PHOENIX – Two years after Arizona lawmakers repealed a ban on any HIV/AIDS instruction that “promotes a homosexual lifestyle" as they faced a lawsuit, they have approved revamping the state's sex education laws to make them some of the strictest in the nation when it comes to teaching about LGBTQ issues.
The measure pushed by a powerful social conservative group is framed as a parental rights issue and would require schools to get parents' permission for discussions about gender identity, sexual orientation or HIV/AIDS in sex education classes.
Schools also would need parents to sign off on their children learning about historical events involving sexual orientation, such as a discussion of the modern gay rights movement that sprang from the 1969 Stonewall riots in New York.
The bill passed the Republican-controlled House on a party-line vote Wednesday, with Democrats saying it would harm LGBTQ children. It already passed the Senate and now goes to Republican Gov. Doug Ducey.
Arizona is among several Republican-led states where lawmakers are considering similar changes to sex education. Moving to give parents more control over what their children may be taught about LGBTQ issues is new and comes amid other efforts pushing back on social changes, including legislation in some states to ban transgender athletes from competing on the school teams of their identified sex, according to the Guttmacher Institute, a reproductive rights group that tracks such legislation.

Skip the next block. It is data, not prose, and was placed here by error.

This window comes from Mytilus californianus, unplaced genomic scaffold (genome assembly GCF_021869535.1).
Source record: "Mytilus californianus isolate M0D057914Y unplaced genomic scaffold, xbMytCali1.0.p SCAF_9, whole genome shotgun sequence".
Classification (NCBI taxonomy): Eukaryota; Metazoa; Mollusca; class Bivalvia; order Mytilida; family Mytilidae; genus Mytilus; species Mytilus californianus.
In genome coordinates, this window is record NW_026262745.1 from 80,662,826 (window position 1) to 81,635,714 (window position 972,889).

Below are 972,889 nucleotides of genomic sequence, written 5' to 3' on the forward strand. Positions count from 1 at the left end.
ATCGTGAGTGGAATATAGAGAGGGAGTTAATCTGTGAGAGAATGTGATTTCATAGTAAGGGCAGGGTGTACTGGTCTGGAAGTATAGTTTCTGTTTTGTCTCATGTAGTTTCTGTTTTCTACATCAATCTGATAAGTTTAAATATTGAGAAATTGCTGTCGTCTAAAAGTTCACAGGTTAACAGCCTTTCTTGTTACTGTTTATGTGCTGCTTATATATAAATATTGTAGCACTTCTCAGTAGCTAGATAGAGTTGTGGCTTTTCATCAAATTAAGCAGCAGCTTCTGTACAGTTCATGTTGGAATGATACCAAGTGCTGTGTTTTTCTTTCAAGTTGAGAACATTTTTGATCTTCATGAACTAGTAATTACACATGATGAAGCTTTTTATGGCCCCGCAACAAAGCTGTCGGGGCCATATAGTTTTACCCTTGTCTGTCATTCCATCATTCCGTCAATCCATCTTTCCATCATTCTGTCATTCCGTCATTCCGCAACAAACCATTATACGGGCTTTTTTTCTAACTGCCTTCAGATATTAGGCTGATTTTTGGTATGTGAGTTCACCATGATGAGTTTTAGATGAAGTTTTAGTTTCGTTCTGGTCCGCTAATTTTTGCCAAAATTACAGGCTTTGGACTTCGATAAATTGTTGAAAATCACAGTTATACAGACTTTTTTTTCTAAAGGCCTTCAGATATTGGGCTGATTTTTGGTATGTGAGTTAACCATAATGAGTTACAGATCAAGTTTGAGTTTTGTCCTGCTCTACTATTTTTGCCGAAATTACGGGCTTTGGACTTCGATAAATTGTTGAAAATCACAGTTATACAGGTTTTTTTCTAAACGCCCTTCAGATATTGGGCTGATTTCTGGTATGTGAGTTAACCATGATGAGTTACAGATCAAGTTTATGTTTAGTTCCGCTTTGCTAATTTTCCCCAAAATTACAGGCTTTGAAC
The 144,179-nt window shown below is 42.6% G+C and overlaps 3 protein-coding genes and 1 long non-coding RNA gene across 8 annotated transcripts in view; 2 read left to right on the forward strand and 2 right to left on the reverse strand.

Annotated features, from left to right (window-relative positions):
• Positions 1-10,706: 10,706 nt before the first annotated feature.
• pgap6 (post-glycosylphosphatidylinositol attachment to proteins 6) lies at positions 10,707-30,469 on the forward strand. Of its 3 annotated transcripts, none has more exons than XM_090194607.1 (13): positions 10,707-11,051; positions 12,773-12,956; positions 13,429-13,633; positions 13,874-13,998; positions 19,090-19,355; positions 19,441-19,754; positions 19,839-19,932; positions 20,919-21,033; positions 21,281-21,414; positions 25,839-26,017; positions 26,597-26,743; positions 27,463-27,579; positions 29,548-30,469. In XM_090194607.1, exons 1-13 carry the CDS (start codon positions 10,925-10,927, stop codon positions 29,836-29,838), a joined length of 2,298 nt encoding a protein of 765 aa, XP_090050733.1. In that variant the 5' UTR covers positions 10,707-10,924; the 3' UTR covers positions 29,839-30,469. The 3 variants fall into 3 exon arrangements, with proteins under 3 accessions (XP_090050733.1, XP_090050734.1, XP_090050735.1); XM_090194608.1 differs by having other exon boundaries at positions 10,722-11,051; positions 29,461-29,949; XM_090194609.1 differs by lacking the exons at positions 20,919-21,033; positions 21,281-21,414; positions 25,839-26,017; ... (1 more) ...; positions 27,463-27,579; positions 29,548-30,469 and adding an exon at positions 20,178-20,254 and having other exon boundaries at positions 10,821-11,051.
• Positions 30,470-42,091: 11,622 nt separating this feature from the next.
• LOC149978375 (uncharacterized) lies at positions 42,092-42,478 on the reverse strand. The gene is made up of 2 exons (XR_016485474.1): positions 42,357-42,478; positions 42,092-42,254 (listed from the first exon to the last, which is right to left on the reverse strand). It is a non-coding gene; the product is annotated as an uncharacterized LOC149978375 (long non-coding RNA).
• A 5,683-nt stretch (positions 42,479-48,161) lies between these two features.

Arizona is one of five states that already require parents' permission before a child can attend sex education classes, according to the National Conference of State Legislatures. The new proposal would essentially require a double opt-in for HIV/AIDS instruction that addresses sexual orientation or gender identity. Additional permission would be needed for LGBTQ discussions in any other class.
Idaho legislation also requires notifications and opt-ins, including for discussion of sexual orientation outside of sex education classes. It has passed the House and awaits Senate action.
Lawmakers in Tennessee and Missouri are considering measures that would require parents to be notified before instruction on sexual orientation or gender identity but would exclude historical references.